Jez Higgins

Freelance software grandad
software created
extended or repaired


Follow me on Mastodon
Applications, Libraries, Code
Talks & Presentations

Hire me
Contact

Older posts are available in the archive or through tags.

Feed

Yr glygfa o Hescwm Uchaf, rhif 5 : Until It’s In Your Hands

STinC++ rewrites the programs in Software Tools in Pascal using C++

I’ve been noodling away on this little amusement of writing the Kerninghan and Plauger’s software tools, of Software Tools and Software Tools in Pascal fame, in C++ for over four years now. We’ll get there. At the moment (and by moment, I mean past 15 months) I’m poking at edit, a cut down version of ed, the original Unix editor.

It’s actually at a place now where it’s usable - as usable as a line editor is anyway - so long as you don’t want to save anything. As I was finishing up for the evening, I was having a little play around and discovered that once I’d entered an erroneous command, every subsequent command, whether correct or not, errored as well.

Digging into the code, I quickly realised that the current line was being set to an error state, and just staying that way.

The fix was obvious, but then I looked again at the code and it just irked me.

auto line = stiX::getline(in); (1)

auto parsed_command = parse_command(line); (2)
auto command = parsed_command.compile(buffer_); (3)

buffer_.set_dot(command.dot); (4)

command(in, out, buffer_, filename_); (5)
  1. Read a line, which is some kind of command - 1,$p or something, normal vi talk

  2. Parse that line out

  3. Compile into a command. The command that comes back is always runnable. If the line we typed makes no sense, we return an error object. (Two patterns for the price of one 😮)

  4. Update the current line

  5. Execute the command

The obvious fix is tonot update the current line if we’re in an error state.

if (command.dot != line_error)
  buffer_.set_dot(command.dot);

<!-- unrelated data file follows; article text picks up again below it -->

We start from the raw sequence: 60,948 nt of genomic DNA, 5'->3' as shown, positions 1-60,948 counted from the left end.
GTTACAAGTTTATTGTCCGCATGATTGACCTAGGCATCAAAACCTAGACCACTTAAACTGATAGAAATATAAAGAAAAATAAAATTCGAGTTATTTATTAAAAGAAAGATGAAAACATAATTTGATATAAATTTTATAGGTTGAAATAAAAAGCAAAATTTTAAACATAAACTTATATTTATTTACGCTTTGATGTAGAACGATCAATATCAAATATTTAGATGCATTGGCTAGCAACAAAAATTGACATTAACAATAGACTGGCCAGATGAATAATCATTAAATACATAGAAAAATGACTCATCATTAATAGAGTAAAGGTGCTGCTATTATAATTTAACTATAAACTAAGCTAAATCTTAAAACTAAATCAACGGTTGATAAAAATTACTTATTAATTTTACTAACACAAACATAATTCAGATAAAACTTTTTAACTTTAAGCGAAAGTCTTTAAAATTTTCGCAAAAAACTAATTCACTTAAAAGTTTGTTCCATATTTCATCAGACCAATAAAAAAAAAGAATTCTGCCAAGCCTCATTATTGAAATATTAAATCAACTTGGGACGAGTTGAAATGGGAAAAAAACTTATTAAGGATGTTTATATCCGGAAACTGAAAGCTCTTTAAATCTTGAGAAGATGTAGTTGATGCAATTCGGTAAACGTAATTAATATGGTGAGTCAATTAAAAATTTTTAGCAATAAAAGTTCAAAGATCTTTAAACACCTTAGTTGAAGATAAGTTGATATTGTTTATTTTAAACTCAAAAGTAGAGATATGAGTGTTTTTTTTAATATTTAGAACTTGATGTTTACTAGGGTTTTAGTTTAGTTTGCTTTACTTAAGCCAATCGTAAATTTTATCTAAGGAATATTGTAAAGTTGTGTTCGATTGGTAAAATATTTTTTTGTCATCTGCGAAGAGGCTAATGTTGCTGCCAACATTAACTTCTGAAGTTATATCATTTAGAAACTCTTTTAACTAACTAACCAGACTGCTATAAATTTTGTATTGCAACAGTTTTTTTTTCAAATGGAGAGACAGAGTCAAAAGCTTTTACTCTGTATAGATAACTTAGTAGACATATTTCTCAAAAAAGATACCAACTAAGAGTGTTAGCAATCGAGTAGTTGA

That would be fine.

Except.

Except.

buffer_.set_dot(command.dot);

is arse-backward.

Instead of the command operating on buffer_, buffer_ is reaching into the command and doing something to itself. My obvious fix of

if (command.dot != line_error)
  buffer_.set_dot(command.dot);

was just going to make things even more horrible. What’s the point of a null object if you have to put in a special case for it?

So, I went off to bed resolved to fix it the following evening.

Grinding

It rubbed me wrong all day, just there in the back of my head. A few minutes, and I’d flip around from

buffer_.set_dot(command.dot);

to

command.apply_dot(buffer_);

or something like that, then it’d be all nice and neat, and I’d head into the next little piece of development happy.

All Change, Please! All Change!

I sat down, opened up CLion, loaded up the code, and now instead of thinking about one isolated line I was seeing it back in context

auto line = stiX::getline(in);

auto parsed_command = parse_command(line);
auto command = parsed_command.compile(buffer_);

buffer_.set_dot(command.dot);

command(in, out, buffer_, filename_);

What’s that?

buffer_.set_dot(command.dot);

command(in, out, buffer_, filename_);

buffer_ and command, followed by command and buffer_.

Doh

There shouldn’t be two calls. The set_dot call should be folded into the command execution. The conditional is inside command were it belongs, command is operating the on buffer_, not this pushmi-pullyu arrangement there was before, and the null object is properly preserved. It’s the easier change, the cleaner change, the better change.

Sometimes the code surprises you

I’d been intending to do the obvious change, 2 minute job, just to smooth things out, make it easier to read - but until you get the code in your hands, you never really know what it’s going to tell or what you’re going to do with it.

Endnotes

This whole endeavour relies on Software Tools in Pascal and Software Tools, both by Brian W Kernighan and PJ Plauger. I love these books and commend them to you. They are both still in print, but new copies are, frankly, ridiculously expensive. Happily, there are plenty of second-hand copies around, or you can borrow them from The Internet Archive using the links above.

For this project I’ve been using JetBrain’s CLion, right now the new CLion Nova. It certainly feels a quicker than the CLion Classic which, since I was happy enough to spend money on that, is more than enough for me.


Tagged code, and software-tools-in-c++


Jez Higgins

Freelance software grandad
software created
extended or repaired

Follow me on Mastodon
Applications, Libraries, Code
Talks & Presentations

Hire me
Contact

Older posts are available in the archive or through tags.

Feed